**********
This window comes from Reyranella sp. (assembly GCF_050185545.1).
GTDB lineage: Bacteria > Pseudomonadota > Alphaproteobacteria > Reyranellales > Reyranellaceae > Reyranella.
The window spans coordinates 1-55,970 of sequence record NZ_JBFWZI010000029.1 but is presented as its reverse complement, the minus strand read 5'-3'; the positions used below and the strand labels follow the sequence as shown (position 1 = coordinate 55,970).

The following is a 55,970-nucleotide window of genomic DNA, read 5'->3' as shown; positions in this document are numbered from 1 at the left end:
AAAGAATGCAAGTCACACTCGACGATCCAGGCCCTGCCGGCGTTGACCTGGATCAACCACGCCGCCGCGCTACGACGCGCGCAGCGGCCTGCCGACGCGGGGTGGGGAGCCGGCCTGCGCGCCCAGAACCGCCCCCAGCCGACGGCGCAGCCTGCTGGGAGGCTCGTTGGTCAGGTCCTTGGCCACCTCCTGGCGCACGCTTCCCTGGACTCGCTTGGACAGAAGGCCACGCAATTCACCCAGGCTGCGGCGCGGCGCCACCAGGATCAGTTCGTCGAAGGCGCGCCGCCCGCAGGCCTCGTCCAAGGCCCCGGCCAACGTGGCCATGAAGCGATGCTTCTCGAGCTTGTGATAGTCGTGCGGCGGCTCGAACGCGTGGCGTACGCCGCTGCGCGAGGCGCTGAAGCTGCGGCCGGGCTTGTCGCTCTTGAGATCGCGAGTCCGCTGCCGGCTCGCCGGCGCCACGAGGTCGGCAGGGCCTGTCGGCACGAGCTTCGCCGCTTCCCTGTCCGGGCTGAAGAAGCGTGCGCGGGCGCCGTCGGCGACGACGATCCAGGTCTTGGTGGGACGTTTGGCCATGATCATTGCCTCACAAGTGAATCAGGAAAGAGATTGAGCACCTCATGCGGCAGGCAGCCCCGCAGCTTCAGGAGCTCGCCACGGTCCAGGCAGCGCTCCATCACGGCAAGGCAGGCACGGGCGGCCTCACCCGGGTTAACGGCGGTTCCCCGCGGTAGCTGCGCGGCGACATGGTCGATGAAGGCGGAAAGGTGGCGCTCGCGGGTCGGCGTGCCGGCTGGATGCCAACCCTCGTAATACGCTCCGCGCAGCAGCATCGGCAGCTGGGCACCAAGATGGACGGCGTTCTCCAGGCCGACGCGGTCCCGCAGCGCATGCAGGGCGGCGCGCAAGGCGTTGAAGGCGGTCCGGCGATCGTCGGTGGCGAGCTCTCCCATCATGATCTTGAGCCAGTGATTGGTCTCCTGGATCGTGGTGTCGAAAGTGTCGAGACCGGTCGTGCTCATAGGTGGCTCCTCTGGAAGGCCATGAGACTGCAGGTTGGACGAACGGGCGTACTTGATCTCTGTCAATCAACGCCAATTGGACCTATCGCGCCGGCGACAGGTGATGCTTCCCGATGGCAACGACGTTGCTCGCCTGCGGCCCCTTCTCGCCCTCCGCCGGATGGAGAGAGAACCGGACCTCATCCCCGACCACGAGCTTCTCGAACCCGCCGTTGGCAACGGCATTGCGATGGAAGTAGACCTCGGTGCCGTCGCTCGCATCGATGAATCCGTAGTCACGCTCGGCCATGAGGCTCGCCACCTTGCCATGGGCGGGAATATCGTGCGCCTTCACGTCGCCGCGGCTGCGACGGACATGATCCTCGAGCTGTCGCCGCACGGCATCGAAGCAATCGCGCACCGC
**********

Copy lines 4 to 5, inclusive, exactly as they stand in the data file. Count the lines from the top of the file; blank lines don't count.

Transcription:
The following is a 55,970-nucleotide window of genomic DNA, read 5'->3' as shown; positions in this document are numbered from 1 at the left end:
AAAGAATGCAAGTCACACTCGACGATCCAGGCCCTGCCGGCGTTGACCTGGATCAACCACGCCGCCGCGCTACGACGCGCGCAGCGGCCTGCCGACGCGGGGTGGGGAGCCGGCCTGCGCGCCCAGAACCGCCCCCAGCCGACGGCGCAGCCTGCTGGGAGGCTCGTTGGTCAGGTCCTTGGCCACCTCCTGGCGCACGCTTCCCTGGACTCGCTTGGACAGAAGGCCACGCAATTCACCCAGGCTGCGGCGCGGCGCCACCAGGATCAGTTCGTCGAAGGCGCGCCGCCCGCAGGCCTCGTCCAAGGCCCCGGCCAACGTGGCCATGAAGCGATGCTTCTCGAGCTTGTGATAGTCGTGCGGCGGCTCGAACGCGTGGCGTACGCCGCTGCGCGAGGCGCTGAAGCTGCGGCCGGGCTTGTCGCTCTTGAGATCGCGAGTCCGCTGCCGGCTCGCCGGCGCCACGAGGTCGGCAGGGCCTGTCGGCACGAGCTTCGCCGCTTCCCTGTCCGGGCTGAAGAAGCGTGCGCGGGCGCCGTCGGCGACGACGATCCAGGTCTTGGTGGGACGTTTGGCCATGATCATTGCCTCACAAGTGAATCAGGAAAGAGATTGAGCACCTCATGCGGCAGGCAGCCCCGCAGCTTCAGGAGCTCGCCACGGTCCAGGCAGCGCTCCATCACGGCAAGGCAGGCACGGGCGGCCTCACCCGGGTTAACGGCGGTTCCCCGCGGTAGCTGCGCGGCGACATGGTCGATGAAGGCGGAAAGGTGGCGCTCGCGGGTCGGCGTGCCGGCTGGATGCCAACCCTCGTAATACGCTCCGCGCAGCAGCATCGGCAGCTGGGCACCAAGATGGACGGCGTTCTCCAGGCCGACGCGGTCCCGCAGCGCATGCAGGGCGGCGCGCAAGGCGTTGAAGGCGGTCCGGCGATCGTCGGTGGCGAGCTCTCCCATCATGATCTTGAGCCAGTGATTGGTCTCCTGGATCGTGGTGTCGAAAGTGTCGAGACCGGTCGTGCTCATAGGTGGCTCCTCTGGAAGGCCATGAGACTGCAGGTTGGACGAACGGGCGTACTTGATCTCTGTCAATCAACGCCAATTGGACCTATCGCGCCGGCGACAGGTGATGCTTCCCGATGGCAACGACGTTGCTCGCCTGCGGCCCCTTCTCGCCCTCCGCCGGATGGAGAGAGAACCGGACCTCATCCCCGACCACGAGCTTCTCGAACCCGCCGTTGGCAACGGCATTGCGATGGAAGTAGACCTCGGTGCCGTCGCTCGCATCGATGAATCCGTAGTCACGCTCGGCCATGAGGCTCGCCACCTTGCCATGGGCGGGAATATCGTGCGCCTTCACGTCGCCGCGGCTGCGACGGACATGATCCTCGAGCTGTCGCCGCACGGCATCGAAGCAATCGCGCACCGC